"The Way to Eden"
In the run of any television series there are the fondly remembered episodes and then there are the infamous episodes. "The Way to Eden" definitely falls into the category of the infamous ones.
All of the Star Trek
series are products of their era, so the fact that there's an episode from the late 60's featuring space hippies isn't really all that much of a surprise. After all, we did get yuppies thawed out in the future during Next Generation
's first season. In both cases, the results are less than thrilling.
is pursuing a stolen space cruiser that is headed toward Romulan space. On board is the son of an ambassador to the Federation who has asked that his son and his companions not be harmed. Apparently, the relations between the Federation and this group are at delicate stage and Kirk is ordered not to rock the boat.
When the ship is destroyed trying to escape from the tractor beam, Kirk has the six members of the party beam on-board. Among them is Dr. Sevrin and Irina Galliulin, an old acquaintance of Chekov's from the Academy who dropped out to join Sevrin's group. The group rejects the technology of the Federation and wants to go back to a simpler life. They believe they can find the planet of Eden where life will be tranquil and they can get back to a better way of living. Unfortunately, Sevrin isn't allowed to travel there since the Federation's technology has created a new disease and he's a carrier. He can't catch it, but he's a walking Typhoid Mary.
Sevrin isn't happy, nor is the group pleased that Kirk is taking them back to a starbase. Spock is better able to communicate with the group that Kirk, who is constantly mocked for being too rigid in his thinking and for his devotion to Starfleet and orders. The group pretends to go along while they infiltrate the crew, finding out enough to take over the ship. During a jam session that's broadcast throughout the ship, Sevrin is freed and the group takes over the ship from auxiliary control. Thanks to Spock making a promise to use the Enterprise's star charts to help them find Eden, they are able to plot a course for the planet.
Just to add tension, it's inside Romulan space. Anyway, Sevrin and his group hijack the ship by using high frequency sound to debilitate the crew. They turn if off long enough to steal a shuttlecraft and head down. Kirk is able to switch the sound off and get the ship back. They beam down to find Eden looks pretty but ain't such a paradise. Turns out the plants and soil have a high acid content that burns to the touch and is deadly if consumed. Two members of the group are killed trying to eat the fruit, including Sevrin. The other four and the crew head back to Federation space and all is well.
In case you're wondering, yes it is every bit as tedious as it sounds. There are some potentially interesting ideas buried in here, but you've got to look really hard to find them. The concept of a virus creating by the technological perfection of the Federation is intriguing but it's really just something for this episode to muster up some conflict and tension. It's one of those plots that could have been developed a bit more or explored in a future Trek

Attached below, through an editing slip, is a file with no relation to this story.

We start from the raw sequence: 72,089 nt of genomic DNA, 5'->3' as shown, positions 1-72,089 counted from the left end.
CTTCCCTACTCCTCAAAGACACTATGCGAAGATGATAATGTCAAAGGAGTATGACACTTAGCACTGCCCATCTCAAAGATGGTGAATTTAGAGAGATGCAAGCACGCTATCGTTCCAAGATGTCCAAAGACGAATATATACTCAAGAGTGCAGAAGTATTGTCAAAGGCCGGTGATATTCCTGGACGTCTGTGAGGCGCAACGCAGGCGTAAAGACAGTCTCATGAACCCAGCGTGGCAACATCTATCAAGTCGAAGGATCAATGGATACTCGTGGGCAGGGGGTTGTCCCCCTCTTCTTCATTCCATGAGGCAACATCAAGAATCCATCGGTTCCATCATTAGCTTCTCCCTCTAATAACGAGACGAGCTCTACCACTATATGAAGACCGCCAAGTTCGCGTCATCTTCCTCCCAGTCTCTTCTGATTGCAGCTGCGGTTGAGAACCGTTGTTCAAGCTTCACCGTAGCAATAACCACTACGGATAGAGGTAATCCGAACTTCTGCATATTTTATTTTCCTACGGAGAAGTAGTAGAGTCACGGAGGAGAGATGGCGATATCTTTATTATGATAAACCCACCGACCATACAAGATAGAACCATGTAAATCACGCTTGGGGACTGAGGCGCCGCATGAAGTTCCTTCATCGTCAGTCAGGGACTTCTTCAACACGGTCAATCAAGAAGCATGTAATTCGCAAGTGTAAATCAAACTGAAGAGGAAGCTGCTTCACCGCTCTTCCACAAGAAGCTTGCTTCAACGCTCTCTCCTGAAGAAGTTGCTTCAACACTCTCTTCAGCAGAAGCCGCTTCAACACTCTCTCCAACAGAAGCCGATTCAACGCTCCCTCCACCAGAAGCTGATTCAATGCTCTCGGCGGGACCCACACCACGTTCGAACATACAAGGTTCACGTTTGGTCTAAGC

, but as far as I recall, it never really is. (It may be that many producers of modern Trek
, like me, try to deny this episode even exists).
The story also is a glaring one of the lack of continuity from episode to episode for classic Trek
. Earlier this season, we are told the Federation has developed a cure for mental illness. And yet here, Sevrin is diagnosed as insane and no one thinks to try the cure on him or offer it to him. (Yes, McCoy could assume that given how Sevrin reacts to anything offered by the Federation that it would be rejected out of hand, I guess....)
It's also an episode that takes long breaks to break out into jams by Sevrin's crew. It even becomes a bit harder to swallow when Spock joins them for a jam session.
Speaking of Spock, it's been well documented that Leonard Nimoy was very unhappy with the turns Spock took in season three. I discussed it earlier in "Whom Gods Destroy" and it's on display to a lesser extent here. It's not hard to see how Spock could agree with the ideals spouted by Sevrin and that he would be the one to be a liaison between Kirk and this crew. But the jam session is just incredibly out of character. Also, the way the Enterprise crew seems to fall under the spell of Sevrin's crew is a bit quick. It's almost sad that so many other better adversaries or threats failed to wrest control of the ship from Kirk and yet this group is able to do it--and do it fairly easily.
The story also inserts tidbits to drive up the tension for no good reason. I've discussed the disease Sevrin suffers from but the whole Romulan space thing seems just thrown in for no good reason. Given that the Enterprise
is in Romulan space for several hours, it's hard to believe not one ship shows up. (Remember that earlier this season, the Enterprise is in Romulan space for a lot less time and is quickly surrounded by three ships). Were they just taking that day off?
They say that every episode is someone's favorite, though you'd be hard pressed to find many--or any--Trek fans that embrace "The Way to Eden." Watching it, I wondered if I'd ever meet someone who would declare this their favorite episode--or even in their top ten. I'm doubtful.
It's one of the more regrettable episodes of the entire franchise. At this point, I think the cast and crew knew the show was doomed to no fourth season and it appears like the show is coasting on fumes.
Labels: retro tv round-up, Star Trek
posted by Michael Hickerson at 7/30/2010 08:50:00 AM